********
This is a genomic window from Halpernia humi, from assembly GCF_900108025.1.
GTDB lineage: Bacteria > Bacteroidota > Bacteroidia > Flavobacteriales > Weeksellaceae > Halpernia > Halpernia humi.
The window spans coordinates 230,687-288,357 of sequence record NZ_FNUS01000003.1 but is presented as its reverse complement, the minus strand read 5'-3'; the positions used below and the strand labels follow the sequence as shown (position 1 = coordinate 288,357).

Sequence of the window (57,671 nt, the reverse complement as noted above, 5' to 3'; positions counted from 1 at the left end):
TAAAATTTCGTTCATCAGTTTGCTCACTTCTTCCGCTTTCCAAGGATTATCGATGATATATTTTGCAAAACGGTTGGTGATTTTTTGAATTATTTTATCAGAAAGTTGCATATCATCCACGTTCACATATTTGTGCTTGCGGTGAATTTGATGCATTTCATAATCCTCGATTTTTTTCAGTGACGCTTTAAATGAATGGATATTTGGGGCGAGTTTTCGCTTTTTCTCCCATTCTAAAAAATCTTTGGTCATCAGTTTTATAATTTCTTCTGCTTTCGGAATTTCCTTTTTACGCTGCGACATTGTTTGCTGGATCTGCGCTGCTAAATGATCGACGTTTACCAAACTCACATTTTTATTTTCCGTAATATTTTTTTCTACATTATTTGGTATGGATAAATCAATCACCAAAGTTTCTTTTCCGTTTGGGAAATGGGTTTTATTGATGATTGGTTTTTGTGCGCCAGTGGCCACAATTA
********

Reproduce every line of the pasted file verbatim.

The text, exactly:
This is a genomic window from Halpernia humi, from assembly GCF_900108025.1.
GTDB lineage: Bacteria > Bacteroidota > Bacteroidia > Flavobacteriales > Weeksellaceae > Halpernia > Halpernia humi.
The window spans coordinates 230,687-288,357 of sequence record NZ_FNUS01000003.1 but is presented as its reverse complement, the minus strand read 5'-3'; the positions used below and the strand labels follow the sequence as shown (position 1 = coordinate 288,357).

Sequence of the window (57,671 nt, the reverse complement as noted above, 5' to 3'; positions counted from 1 at the left end):
TAAAATTTCGTTCATCAGTTTGCTCACTTCTTCCGCTTTCCAAGGATTATCGATGATATATTTTGCAAAACGGTTGGTGATTTTTTGAATTATTTTATCAGAAAGTTGCATATCATCCACGTTCACATATTTGTGCTTGCGGTGAATTTGATGCATTTCATAATCCTCGATTTTTTTCAGTGACGCTTTAAATGAATGGATATTTGGGGCGAGTTTTCGCTTTTTCTCCCATTCTAAAAAATCTTTGGTCATCAGTTTTATAATTTCTTCTGCTTTCGGAATTTCCTTTTTACGCTGCGACATTGTTTGCTGGATCTGCGCTGCTAAATGATCGACGTTTACCAAACTCACATTTTTATTTTCCGTAATATTTTTTTCTACATTATTTGGTATGGATAAATCAATCACCAAAGTTTCTTTTCCGTTTGGGAAATGGGTTTTATTGATGATTGGTTTTTGTGCGCCAGTGGCCACAATTA